VMware Cloud Foundation and VMware Cross Cloud Services–VMworld 2016 Keynote

Many of you are at VMworld 2016 and had the opportunity to be at the Keynote Live this morning.  However there are those of us that are not at VMworld this year so I decided to put together some highlights from this mornings keynote.

The big theme for the keynote this year was the announcement of  VMware Cloud Foundation and Cross Cloud Services.   Although I say too much about Cloud Foundation beyond what what was discussed in this mornings keynote I think the below slide really helps shed some light.  Although you will hear Cloud Foundation compared to Nutanix, I see it as more than just converged infrastructure.  I see it more as a converged cloud.  If you look at the let side of the below image you can see that VMware Cloud Foundation includes, Private Cloud as well as VMware vCloud air, and the IBM cloud.  The benefit here is all of these environments are built on top of VMware technology.  To the right you see the Non-VMware-Based Clouds which includes Amazon, Azure, and Google CP.  These would be what’s part of the VMware Cross Cloud Services.



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VRealize Automation – vRA (vCAC) 6.2 – Hardening Guide Released

This is something that has been long sought after by many.  The hardening guide is 38 pages long packed with hardening information for the vRA Appliance, IaaS Server, Identity Appliance, and Application services appliance.  This document takes you through the hardening of the SLES 11, PostgresSQL, Windows Host including SQL Server, IIS, and Microsoft .Net.  The hardening guide also covers the network security and securing communications between the vRA components.

The network security section of the guide includes a complete list of all the vRA components and the ports/protocols that are used by the component.  Even if you are not ready to start creating a fully hardened deployment it’s worth taking a look at the guide and becoming familiar with the the communications between the different components.

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DailyHypervisor Forums are online.

We have just launched our DailyHypervisor Forum located at http://www.dailyhypervisor.com/forum. Stop by, contribute and be a part of our community. The DH Forum is intended to be for all things cloud. Currently we have forums created for vCAC, vCD, vCO, Cloud General, and Openstack. More forum categories will be coming based on demand. If you have a category you would like to see shoot us a note and let us know.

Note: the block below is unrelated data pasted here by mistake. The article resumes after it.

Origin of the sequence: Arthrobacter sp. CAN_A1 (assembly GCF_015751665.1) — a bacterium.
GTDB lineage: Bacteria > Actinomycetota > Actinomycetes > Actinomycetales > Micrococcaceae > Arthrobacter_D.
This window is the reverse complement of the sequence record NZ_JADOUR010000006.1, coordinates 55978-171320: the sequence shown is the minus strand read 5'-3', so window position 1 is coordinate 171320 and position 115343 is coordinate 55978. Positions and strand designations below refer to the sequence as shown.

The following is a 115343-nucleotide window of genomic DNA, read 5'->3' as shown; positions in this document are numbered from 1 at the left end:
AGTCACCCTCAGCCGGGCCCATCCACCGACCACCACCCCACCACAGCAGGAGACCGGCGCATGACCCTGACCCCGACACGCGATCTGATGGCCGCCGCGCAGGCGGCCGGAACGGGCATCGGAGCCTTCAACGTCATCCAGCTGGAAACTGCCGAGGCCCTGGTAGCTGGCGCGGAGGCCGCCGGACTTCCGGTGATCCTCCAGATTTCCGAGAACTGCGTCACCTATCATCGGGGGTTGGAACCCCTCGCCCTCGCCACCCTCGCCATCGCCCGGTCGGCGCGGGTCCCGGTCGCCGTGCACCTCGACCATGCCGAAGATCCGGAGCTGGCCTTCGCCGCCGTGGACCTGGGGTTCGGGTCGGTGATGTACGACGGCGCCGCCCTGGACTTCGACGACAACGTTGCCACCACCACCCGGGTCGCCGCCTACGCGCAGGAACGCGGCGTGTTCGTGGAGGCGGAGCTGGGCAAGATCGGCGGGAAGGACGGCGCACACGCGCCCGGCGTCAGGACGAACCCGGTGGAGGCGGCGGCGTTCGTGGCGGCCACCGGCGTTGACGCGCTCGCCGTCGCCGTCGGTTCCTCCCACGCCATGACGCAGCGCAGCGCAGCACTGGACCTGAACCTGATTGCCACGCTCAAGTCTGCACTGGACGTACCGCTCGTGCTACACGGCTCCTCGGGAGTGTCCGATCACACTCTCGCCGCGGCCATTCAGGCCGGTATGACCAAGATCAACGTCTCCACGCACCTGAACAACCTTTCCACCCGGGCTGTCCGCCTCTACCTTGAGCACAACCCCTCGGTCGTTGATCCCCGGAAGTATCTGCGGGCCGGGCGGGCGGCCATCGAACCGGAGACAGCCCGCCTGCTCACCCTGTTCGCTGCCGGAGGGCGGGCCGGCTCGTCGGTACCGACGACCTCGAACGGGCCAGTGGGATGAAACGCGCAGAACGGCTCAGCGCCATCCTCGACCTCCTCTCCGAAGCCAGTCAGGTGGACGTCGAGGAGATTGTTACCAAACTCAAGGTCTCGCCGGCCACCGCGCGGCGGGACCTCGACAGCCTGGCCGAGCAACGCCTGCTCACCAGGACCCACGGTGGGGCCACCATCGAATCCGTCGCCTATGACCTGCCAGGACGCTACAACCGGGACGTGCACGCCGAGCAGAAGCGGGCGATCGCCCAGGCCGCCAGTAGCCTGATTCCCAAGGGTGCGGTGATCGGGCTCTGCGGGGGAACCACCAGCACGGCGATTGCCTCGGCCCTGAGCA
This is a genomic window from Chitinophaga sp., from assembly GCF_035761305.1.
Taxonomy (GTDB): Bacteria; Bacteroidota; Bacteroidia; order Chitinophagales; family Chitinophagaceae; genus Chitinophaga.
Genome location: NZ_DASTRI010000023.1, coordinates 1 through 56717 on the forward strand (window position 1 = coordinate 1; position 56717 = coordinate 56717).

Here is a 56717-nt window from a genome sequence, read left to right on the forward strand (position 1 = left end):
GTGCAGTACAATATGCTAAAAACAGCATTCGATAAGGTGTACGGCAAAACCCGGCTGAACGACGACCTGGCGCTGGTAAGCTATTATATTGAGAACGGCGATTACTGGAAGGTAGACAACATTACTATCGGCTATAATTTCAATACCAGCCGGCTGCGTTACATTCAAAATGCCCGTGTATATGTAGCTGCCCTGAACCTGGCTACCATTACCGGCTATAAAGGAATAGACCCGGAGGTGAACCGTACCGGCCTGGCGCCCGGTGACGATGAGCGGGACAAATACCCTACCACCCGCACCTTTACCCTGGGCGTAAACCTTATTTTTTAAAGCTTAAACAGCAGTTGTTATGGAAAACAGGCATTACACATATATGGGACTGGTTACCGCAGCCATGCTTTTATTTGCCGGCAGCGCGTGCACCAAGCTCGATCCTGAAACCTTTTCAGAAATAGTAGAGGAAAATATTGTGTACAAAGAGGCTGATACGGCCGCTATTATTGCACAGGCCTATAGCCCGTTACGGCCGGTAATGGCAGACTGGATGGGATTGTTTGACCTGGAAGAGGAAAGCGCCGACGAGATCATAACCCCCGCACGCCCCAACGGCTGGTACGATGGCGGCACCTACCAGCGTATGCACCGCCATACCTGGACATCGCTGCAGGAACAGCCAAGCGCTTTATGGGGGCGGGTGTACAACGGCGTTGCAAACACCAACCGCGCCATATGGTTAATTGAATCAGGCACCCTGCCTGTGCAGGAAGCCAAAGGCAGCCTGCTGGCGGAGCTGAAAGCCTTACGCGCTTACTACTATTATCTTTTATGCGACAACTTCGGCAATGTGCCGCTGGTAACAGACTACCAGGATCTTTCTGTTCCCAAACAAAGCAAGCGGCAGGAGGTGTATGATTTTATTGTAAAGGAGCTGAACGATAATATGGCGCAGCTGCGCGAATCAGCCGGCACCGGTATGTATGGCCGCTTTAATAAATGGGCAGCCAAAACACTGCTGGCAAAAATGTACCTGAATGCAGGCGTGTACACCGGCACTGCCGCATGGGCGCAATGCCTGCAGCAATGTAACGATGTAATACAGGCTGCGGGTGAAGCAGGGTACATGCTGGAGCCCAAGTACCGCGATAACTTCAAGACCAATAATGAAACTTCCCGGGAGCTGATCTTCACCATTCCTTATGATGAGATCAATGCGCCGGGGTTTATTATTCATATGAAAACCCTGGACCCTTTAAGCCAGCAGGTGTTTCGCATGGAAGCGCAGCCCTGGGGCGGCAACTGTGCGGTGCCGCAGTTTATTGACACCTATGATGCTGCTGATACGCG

Our goal is to create a common place where anyone can come to learn, get help, share ideas, or just about anything that will help foster knowledge regarding cloud computing. Considering this very blog is the announcement of our forum you could image there isn’t a whole lot happening yet so what are you waiting for, be the first. Go ask a question, post an issue, share a thought and let’s get things rolling.

vShield Zones – Some Serious Gotchas

OK..I’ll admit it: I am spoiled by the capabilities of vSphere. What other platform lets you schedule system updates that will occur unattended and without outages of the applications being used? I don’t mean the winders patches, they require a monthly reboot. I am talking about the hypervisor updates. VMware Update Manager coordinates all of this for you. Then along comes vShield Zones to break it all.

First, let me explain what I am trying to do. To simplify things, vShield Zones is a firewall for vSphere Virtual Machines. Rather than regurgitate how it works, take a look at Rodney’s excellent post. A customer has decided to use vShield Zones to help with PCI Compliance. The desire is that only certain VMs will be allowed to communicate with certain other VMs using specific network ports, and to audit that traffic. ’nuff said.

vShield Zones seems to be the perfect solution for this. It works almost seamlessly with vCenter and the underlying ESXi hosts. It provides hardened Linux Virtual Appliances (vShield Agents) to provide the firewalling. It provides a fairly nice management interface to create the firewall rules and distribute them to the vShield Agents. Best of all, IT’S FREE! At least for vSphere Advanced versions and above. Keep in mind, that this is still considered a 1.x release and some things need to be worked out.

Now, on to the gotchas.

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Setting up a Splunk Server to Monitor a VMware Environment

In a previous article, I compared syslog servers and decided to use Splunk. Splunk is easy to set up as a generic Syslog server, but it can be a pain in the ass getting the winders machines to send to it. There is a home brewed java based app on the Splunk repository of user submitted solutions, but I have heard complaints about its stability and decided that I was going to set out to find a different way to do it.

During my search, I discovered some decent (free!) agents on sourceforge. One will send event logs to a syslog server (SNARE) and one will send text based files to a syslog server (Epilog). Using the SNARE agents appear to be more stable than using the Java App and does a pretty good job. So I basically came up with a free way to set up a great Syslog server using Ubuntu Server, Splunk, SNARE and Epilog.

I created a “Proven Practice Guide” for VI:OPS and posted it there, but it seems that it is stuck in the approval process. I usually psot the doc on VI:OPS and then link to it in my blog post, and follow up later with a copy on our downloads area. To hurry things along, I also posted it in both places: